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Title: Evaluation of a new hypoglycaemia symptom measure: the hypoglycaemia symptom rating questionnaire (HypoSRQ)
Author: Taylor, Michelle Dawn
Awarding Body: Royal Holloway, University of London
Current Institution: Royal Holloway, University of London
Date of Award: 2012
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Abstract:
There are no well-validated questionnaires designed specifically to assess hypoglycaemia symptoms among patients with diabetes. This research aimed to provide preliminary validation of the Hypoglycaemia Symptom Rating Questionnaire (HypoSRQ), which was designed to provide a comprehensive assessment of hypoglycaemia symptoms. A cross-sectional design was used with a longitudinal component for patients who volunteered to use continuous glucose monitoring (CGM). Participants (N = 103) were invited to complete the HypoSRQ (recent-weeks) and psychological questionnaires including diabetes outcome measures. Thirty patients used CGM for 6 days and completed the HypoSRQ (24-hour version) at the end of each day for seven days, at the end of each week (7 -day version) and at the end of four weeks (recent-weeks version). Five patients used CGM for 28 days to allow in depth within-person analyses of the relationships between HypoSRQ scores and CGM-measured hypoglycaemia. The HypoSRQ had a one-factor structure and excellent internal consistency reliability. There was high correspondence in recall of hypoglycaemia symptoms, bother ratings, and the number of hypoglycaemic episodes reported using the daily versions of the HypoSRQ and the weekly version of the HypoSRQ, and using the weekly versions of the HypoSRQ and the recent-weeks version. In multiple regression analyses, age, depression and worry about hypoglycaemia made an independent contribution to hypoglycaemia symptom reporting. Higher HypoSRQ scores were also moderately correlated with poorer quality of life and well-being. The •• 5 ••••......... ---------------------------- number of hypoglycaemic episodes reported using the HypoSRQ was significantly correlated with CGM-measured hypoglycaemia in between- person and within-person analyses. The relationship between symptom reporting and CGM-detected hypoglycaemia was not straightforward and appeared to be influenced, in part, by psychological factors. The HypoSRQ is recommended as a clinical and research tool to measure hypoglycaemia symptoms among people with type 1 and insulin-treated type 2 diabetes. Potential clinical applications and suggestions for future research are discussed.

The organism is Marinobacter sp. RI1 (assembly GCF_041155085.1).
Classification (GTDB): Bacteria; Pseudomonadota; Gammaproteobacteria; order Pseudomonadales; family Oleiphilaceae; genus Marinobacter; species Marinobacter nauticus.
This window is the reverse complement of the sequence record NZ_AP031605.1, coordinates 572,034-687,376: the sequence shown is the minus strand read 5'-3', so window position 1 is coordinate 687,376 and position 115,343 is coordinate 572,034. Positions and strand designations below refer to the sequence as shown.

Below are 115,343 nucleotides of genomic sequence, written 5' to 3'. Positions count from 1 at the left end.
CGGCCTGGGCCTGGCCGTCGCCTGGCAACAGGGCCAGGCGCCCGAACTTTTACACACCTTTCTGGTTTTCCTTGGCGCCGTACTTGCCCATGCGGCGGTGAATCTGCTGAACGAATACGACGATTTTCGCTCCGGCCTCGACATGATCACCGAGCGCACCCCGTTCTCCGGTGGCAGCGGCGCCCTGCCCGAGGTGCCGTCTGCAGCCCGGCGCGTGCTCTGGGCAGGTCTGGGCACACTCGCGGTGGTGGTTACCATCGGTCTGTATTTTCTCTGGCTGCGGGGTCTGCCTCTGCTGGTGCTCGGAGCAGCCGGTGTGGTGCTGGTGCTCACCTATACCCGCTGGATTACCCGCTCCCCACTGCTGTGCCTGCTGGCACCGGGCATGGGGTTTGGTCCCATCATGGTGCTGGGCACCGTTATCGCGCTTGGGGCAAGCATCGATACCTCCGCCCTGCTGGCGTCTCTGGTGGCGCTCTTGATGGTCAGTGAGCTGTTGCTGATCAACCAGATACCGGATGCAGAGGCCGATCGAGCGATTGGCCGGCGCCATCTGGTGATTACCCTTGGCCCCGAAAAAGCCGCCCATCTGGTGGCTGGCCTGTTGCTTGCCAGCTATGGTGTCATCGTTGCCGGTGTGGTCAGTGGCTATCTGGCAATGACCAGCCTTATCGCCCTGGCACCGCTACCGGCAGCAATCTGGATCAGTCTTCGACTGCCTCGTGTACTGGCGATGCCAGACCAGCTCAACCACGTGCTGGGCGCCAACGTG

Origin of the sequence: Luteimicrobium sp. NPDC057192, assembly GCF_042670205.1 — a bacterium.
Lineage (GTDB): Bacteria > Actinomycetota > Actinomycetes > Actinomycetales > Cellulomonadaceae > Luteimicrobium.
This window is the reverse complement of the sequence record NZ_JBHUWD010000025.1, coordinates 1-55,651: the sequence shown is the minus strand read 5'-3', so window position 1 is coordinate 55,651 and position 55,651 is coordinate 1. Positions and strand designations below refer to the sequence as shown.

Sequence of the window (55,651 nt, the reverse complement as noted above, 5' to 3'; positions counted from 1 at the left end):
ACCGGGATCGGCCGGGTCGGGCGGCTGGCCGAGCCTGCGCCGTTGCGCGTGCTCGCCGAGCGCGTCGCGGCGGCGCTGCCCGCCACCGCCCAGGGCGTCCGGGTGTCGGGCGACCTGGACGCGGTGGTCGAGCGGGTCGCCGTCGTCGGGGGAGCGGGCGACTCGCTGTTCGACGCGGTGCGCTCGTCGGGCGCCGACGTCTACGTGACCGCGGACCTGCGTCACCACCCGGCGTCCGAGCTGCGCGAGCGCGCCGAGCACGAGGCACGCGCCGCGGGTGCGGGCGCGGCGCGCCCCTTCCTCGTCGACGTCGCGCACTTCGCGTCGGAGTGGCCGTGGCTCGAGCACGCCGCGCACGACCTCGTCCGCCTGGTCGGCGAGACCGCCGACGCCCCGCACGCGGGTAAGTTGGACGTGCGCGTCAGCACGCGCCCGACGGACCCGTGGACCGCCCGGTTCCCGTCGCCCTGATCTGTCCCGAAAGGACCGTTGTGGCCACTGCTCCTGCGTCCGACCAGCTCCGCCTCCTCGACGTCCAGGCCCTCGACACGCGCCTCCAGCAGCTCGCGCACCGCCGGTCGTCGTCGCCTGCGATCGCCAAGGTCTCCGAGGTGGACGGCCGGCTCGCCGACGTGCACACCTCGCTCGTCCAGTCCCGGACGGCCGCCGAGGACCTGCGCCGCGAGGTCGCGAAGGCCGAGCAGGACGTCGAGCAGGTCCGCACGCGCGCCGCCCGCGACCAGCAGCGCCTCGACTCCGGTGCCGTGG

Supervisor: Not available Sponsor: Not available
Qualification Name: Thesis (Ph.D.) Qualification Level: Doctoral
EThOS ID: uk.bl.ethos.583315  DOI: Not available
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